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“The ways of Karma are mysterious,” it says in the Bhagavad Gita. How do our deeds and thoughts affect what will happen? Why do good people have bad things happen to them? Why do some people try so hard but never get what they want? A lot of these questions can be answered with the idea of karma. Karma is talked about in many ideas and philosophies, but at its core, it is the seed of action. It’s a feeling that makes you think of other similar scenarios and events. 

When you hurt other people, you end up in trouble. So, you shouldn’t hurt other people. Not to help them, but to help yourself. 

Did you get bad luck from coffee?

Here’s an example that might help you get a better idea of what karma is. Let’s say you’ve been drinking coffee every morning for a few years now. Your inner mind didn’t have any drink karma. Then you chose to drink coffee one day. The good energy of drinking coffee has now been planted.

At first, you could do fine if you didn’t get coffee on some days because karma hadn’t shown up yet. But if you don’t have coffee first thing in the morning for a few years, your head may start to hurt or you may feel irritable and anxious. That is where your coffee karma has led you.

Karma is said to be connected to human life, and it is only in human life that karmic bonds can be broken. The first step to getting rid of karma is to look inside yourself and figure out what karma really is and what your awareness is.

Sometimes, just knowing what karma is and how it works can bring comfort and save the mind. When you know that something bad didn’t happen because of something you did, but because of your past actions, you don’t worry, get angry, or complain.

What Kinds of Karma There Are

In yoga, there are three different kinds of karma. The word “karma” means the effects of what we did in the past, what we do now, and what we will do in the future.

How Karma Leaves a Mark

Here, karma is already there, in the form of a thought. For instance, you see a banana and want to eat it because you’ve had it before and liked it or it made you feel full. In this case, karma is in the shape of a banana. If you liked it once, you want it again. This is also a form of karma because it is the result of something you did.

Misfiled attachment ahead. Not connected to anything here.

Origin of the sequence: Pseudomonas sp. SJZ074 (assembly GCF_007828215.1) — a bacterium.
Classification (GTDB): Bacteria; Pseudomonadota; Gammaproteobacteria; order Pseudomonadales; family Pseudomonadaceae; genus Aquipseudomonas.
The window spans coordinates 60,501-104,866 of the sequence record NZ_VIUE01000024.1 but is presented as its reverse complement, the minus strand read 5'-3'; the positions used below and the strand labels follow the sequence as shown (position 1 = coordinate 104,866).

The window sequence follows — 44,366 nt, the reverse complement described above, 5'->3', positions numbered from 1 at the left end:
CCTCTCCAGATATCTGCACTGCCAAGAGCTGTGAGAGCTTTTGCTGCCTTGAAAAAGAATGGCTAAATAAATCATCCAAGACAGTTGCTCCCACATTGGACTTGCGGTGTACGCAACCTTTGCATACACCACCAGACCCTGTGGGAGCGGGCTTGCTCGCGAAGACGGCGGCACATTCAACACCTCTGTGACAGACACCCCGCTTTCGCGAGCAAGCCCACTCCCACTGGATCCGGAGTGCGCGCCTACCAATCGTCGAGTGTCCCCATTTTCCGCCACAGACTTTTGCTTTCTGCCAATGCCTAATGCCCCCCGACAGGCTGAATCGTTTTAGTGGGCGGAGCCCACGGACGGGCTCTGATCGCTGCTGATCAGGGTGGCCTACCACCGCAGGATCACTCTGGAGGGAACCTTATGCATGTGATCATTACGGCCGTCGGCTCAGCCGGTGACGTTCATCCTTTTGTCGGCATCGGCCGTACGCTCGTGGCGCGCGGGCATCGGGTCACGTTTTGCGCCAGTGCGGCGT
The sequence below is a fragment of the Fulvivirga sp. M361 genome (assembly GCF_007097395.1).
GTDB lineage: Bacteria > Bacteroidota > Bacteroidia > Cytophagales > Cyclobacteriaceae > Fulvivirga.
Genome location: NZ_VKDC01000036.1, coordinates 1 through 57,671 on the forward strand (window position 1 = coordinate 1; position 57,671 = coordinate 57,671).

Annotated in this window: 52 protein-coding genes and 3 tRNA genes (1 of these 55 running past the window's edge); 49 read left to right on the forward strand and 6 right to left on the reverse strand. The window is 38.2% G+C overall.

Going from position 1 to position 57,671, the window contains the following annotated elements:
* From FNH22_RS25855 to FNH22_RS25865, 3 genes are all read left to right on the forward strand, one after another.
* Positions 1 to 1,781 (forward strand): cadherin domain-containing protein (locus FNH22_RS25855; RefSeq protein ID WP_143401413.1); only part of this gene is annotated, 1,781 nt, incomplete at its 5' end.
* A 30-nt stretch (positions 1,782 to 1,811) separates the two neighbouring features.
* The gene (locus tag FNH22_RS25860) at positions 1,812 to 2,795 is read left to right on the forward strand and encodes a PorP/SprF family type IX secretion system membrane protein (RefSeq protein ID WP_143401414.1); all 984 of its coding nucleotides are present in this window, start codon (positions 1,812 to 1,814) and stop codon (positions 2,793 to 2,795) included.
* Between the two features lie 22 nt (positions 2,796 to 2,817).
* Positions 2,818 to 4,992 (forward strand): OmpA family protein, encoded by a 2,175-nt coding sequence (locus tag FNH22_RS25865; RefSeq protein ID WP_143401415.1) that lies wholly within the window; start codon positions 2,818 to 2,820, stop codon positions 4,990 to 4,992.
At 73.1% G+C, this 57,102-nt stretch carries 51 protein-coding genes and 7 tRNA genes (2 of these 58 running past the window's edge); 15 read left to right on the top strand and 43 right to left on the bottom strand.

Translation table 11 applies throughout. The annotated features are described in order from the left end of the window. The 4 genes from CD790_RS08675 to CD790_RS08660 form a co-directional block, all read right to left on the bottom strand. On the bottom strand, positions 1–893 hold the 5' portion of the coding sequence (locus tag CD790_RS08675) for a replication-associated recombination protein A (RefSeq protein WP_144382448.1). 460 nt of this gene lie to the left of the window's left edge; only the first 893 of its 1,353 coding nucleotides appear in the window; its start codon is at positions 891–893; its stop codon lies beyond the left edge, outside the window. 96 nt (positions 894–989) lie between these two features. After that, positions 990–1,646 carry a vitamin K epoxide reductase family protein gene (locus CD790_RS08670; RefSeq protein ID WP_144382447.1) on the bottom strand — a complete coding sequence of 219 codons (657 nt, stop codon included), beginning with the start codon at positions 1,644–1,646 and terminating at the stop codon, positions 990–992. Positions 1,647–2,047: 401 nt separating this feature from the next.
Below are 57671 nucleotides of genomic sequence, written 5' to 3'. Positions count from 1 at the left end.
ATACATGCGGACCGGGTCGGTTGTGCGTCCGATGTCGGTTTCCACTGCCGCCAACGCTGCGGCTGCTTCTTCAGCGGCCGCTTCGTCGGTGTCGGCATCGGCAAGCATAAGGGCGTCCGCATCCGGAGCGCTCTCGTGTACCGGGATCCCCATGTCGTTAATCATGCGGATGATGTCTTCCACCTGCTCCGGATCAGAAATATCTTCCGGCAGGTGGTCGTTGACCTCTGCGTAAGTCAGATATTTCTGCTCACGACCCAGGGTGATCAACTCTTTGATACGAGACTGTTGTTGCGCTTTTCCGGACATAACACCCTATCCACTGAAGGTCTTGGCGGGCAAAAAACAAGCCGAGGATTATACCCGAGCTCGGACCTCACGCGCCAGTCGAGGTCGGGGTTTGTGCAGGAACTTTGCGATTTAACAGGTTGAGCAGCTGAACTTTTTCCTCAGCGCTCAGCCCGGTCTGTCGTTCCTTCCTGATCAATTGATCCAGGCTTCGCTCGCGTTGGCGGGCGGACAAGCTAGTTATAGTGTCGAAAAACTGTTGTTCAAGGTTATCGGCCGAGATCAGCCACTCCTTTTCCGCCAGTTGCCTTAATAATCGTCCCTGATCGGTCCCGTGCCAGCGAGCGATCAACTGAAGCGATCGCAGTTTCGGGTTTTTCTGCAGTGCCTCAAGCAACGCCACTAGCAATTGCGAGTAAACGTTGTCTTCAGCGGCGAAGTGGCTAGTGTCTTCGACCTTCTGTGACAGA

Karma is what you do

An action is something you decide to do, while a reaction is something you do without thinking. The laws of karma say that rash acts start a chain of karma. Karma is made by both what you do and what you don’t do. Karma is only not made by actions that are done on purpose. 

For example, a soldier who shoots as part of his job in a war does not get bad karma. Likewise, a doctor who does his best to help a patient but the patient still dies does not get bad karma. But a doctor gets bad karma if they don’t give a patient medicine when they need it or don’t take good care of them.

As a result of the action, you get karma.

Karma is also a result of what people do or decide. Like our first example, there was no karma or bondage when you didn’t drink coffee, but doing the action (drinking coffee) over and over again produced karma, a bondage that you may now find hard to break.

Karma is Time Bound

Another thing about karma is that it and its results, called karma phala, have a time limit. This means that the result of a cause only lasts for a certain amount of time. For this reason, wise people say that good or lucky things should be done right away, before time eats away the results.

Karma includes not only what we do with our bodies, but also what we do with our minds and words. So you shouldn’t act on the thought that you want to kill someone, but if you have that thought, it’s because of karma.

Karma Based on Time

There are three kinds of karma—Prarabdha, Sanchita, and Agami—depending on whether the action has already started to bear fruit, hasn’t yet, or is about to. 

Prarabdha refers to ‘begun.’ This action is already showing up and having its effect. There is nothing that can be done to stop this kind of karma from happening.

Sanchita Karma is a tendency or thought in the mind that hasn’t yet turned into action or fruit. Spiritual practises can eliminate Sanchita karma before it appears. Satsang, singing, and meditation all burn the seeds of this kind of bad karma.